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Steven’s Lemon and Blackcurrant Drizzle Steamed Pudding

A classic lemon sponge with added glamour: as the pudding is cut open, swirls of blackcurrant sauce are revealed. Topped with juicy blackcurrants plus a dash of crème de cassis, it’s served with creamy custard.

Makes: one large pudding, serves 8

Hands-on time: 1 hour, 15 minutes

Steaming time: 2 hours

Skill level: Easy

For the lemon sponge:

Finely grated zest 5 medium unwaxed lemons

175g self-raising flour

175g unsalted butter, softened

175g golden caster sugar

½ teaspoon vanilla extract

3 medium eggs, at room temperature, beaten

For the blackcurrant sauce:

200g fresh or frozen blackcurrants

100ml water

50g light brown muscovado sugar

Finely grated zest 1 unwaxed lemon

4 tablespoons crème de cassis (blackcurrant liqueur)

For the custard:

125ml whole milk

125ml double cream

½ teaspoon vanilla bean paste

3 medium egg yolks, at room temperature

3 tablespoons caster sugar

You will also need:

1 litre pudding basin, well greased with butter

Sheet of baking parchment, greased with butter

Sheet of kitchen foil

Kitchen string

Electric whisk or food mixer

Cooking syringe or meat injector

Step 1 – Before making the sponge, place an upturned saucer or small plate on the base of a large deep pan (which has a lid) and fill about a third full with hot water. Cover and set over a medium heat.

Step 2 – Prepare the covering for the basin: cut the baking paper into a large disc (10cm larger than the diameter of the basin) then fold the paper (greased side down) so it has a 3cm fold or crease in the centre. Turn the paper around by 90 degrees and repeat, so the top resembles a cross. Do the same with the sheet of foil – this will give the pudding room to expand as it cooks.

Step 3 – To make the sponge: put the lemon zest into a bowl, then sift the flour on top and thoroughly combine. Put the butter, sugar and vanilla into another mixing bowl (or the bowl of the food mixer) and beat thoroughly until very creamy and light – scraping down the sides of the bowl from time to time. Gradually pour in the eggs, beating well after each addition. Add in the flour/lemon zest mixture and gently but thoroughly fold in using a large metal spoon or plastic spatula.

Step 4 – Spoon the batter into the greased basin and spread evenly using the back of a spoon. Cover the top of the bowl with the baking paper (greased side down) then the foil, and secure with string tied tightly around the rim of the basin. Using a doubled length of string, create a handle to go over the top of the basin (for lifting the pudding out of the pan) and tie it to the string on either side.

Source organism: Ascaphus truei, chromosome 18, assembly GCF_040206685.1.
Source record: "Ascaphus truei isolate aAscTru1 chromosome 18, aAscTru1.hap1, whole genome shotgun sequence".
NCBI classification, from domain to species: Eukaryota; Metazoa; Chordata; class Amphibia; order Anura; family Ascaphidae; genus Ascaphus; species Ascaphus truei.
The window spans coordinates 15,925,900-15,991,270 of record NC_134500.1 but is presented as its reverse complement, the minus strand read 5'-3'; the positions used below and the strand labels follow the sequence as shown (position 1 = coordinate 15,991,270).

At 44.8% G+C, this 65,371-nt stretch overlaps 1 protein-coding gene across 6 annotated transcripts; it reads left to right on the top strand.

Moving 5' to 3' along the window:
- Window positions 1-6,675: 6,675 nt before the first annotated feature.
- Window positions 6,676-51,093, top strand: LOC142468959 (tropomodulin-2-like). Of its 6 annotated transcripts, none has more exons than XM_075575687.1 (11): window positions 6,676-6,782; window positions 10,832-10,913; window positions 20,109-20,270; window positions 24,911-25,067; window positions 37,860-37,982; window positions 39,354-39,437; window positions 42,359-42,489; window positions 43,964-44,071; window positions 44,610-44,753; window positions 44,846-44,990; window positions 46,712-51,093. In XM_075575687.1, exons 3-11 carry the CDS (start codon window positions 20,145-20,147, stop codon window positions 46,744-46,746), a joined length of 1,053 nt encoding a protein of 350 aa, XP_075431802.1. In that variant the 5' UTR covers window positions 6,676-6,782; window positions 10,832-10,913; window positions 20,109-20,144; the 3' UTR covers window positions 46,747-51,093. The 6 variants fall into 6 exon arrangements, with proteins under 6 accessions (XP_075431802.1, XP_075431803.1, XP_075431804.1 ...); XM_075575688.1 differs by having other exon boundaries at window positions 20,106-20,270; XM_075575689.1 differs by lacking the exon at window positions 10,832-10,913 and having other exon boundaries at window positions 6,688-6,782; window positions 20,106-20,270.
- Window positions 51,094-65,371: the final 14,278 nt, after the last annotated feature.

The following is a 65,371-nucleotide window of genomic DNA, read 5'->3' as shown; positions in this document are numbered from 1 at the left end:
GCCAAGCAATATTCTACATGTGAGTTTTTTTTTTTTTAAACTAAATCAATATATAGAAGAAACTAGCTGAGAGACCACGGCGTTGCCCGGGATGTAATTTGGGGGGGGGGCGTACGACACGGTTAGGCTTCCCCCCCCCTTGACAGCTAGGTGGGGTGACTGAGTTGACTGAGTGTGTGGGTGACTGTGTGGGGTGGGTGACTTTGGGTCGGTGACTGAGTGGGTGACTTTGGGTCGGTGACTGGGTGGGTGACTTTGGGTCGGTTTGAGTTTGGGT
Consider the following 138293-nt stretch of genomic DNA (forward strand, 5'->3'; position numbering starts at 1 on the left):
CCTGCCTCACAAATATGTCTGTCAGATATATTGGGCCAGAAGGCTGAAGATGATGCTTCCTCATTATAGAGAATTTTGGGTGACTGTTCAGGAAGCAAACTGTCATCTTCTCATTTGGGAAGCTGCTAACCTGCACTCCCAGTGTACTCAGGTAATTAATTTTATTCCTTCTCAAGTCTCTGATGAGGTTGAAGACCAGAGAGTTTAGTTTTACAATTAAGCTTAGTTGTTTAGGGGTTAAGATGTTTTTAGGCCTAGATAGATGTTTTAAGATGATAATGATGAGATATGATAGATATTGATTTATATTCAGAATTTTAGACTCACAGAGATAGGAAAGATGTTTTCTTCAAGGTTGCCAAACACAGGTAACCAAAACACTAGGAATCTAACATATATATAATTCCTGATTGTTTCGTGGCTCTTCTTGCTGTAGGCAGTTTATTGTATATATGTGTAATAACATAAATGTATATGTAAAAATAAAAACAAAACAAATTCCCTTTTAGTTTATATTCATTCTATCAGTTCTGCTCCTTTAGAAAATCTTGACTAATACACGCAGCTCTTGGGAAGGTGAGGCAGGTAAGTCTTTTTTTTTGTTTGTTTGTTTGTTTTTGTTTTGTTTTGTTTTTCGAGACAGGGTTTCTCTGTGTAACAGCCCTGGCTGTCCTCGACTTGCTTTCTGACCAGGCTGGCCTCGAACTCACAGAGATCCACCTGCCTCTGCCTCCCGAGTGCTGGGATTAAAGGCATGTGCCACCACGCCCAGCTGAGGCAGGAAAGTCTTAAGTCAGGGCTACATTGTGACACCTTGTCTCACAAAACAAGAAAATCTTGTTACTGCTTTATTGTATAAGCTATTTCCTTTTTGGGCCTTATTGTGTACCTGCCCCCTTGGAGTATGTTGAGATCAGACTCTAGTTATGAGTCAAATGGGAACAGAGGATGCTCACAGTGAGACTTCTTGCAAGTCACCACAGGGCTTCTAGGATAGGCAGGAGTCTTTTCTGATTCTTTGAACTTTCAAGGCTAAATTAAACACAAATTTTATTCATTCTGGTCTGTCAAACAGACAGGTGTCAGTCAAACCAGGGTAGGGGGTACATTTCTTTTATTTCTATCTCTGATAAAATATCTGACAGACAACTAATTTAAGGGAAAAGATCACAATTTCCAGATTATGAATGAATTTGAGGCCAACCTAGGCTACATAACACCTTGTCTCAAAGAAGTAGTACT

Step 5 – Put the basin into the pan, on top of the saucer, and (if necessary) add more hot water so it reaches about a third up the sides of the basin. Cover the pan and simmer gently for 2 hours. Check the pan regularly and top up with hot water to prevent the pan boiling dry.

Step 6 – Meanwhile, make the blackcurrant sauce: put 150g of the blackcurrants (no need to thaw if frozen) into a pan with the water, sugar and lemon zest and set over a low heat. Stir gently until the sugar has dissolved, then simmer for about 5-7 minutes until the blackcurrants have softened and burst and their juices thickened. Remove from the heat and stir in the remaining blackcurrants and the crème de cassis. Leave until cold, then set a fine sieve over a jug and carefully strain the sauce. Tip the blackcurrants back into the pan and set aside. Pour the juice into the food syringe.

Step 7 – When the pudding is almost ready, make the custard: pour the milk, cream and vanilla into a heavy-based, medium-sized pan and heat gently. Remove the pan from the heat just before it comes to a boil. Put the egg yolks and sugar into a heatproof bowl and whisk (using a wire hand whisk) for a couple of minutes until paler and very smooth. Pour in the hot milk mixture in a slow steady stream, whisking constantly, then tip the mixture back into the pan. Stir constantly over a medium-low heat until the custard thickens enough to coat the back of the wooden spoon – don’t let the mixture come anywhere near to boiling or it will scramble. Pour into a warmed jug.

Step 8 – Lift out the pudding from the pan and remove the cover. Run a round-bladed knife around the inside of the bowl to loosen the sponge, and leave it for 5 minutes to firm up. Then turn out onto a warmed serving plate with a rim. Working fairly quickly, inject the pudding with the blackcurrant sauce: starting in the middle, insert the needle and gently inject sauce while simultaneously retracting the needle (to give a stripe of sauce). Repeat at regular intervals all around the pudding, always beginning at the centre. Pour any remaining juice back into the pan with the fruit, gently warm, then spoon some of the mixture on top of the pudding so it gently flows down the sides. Serve the remainder in a warmed jug, alongside the custard.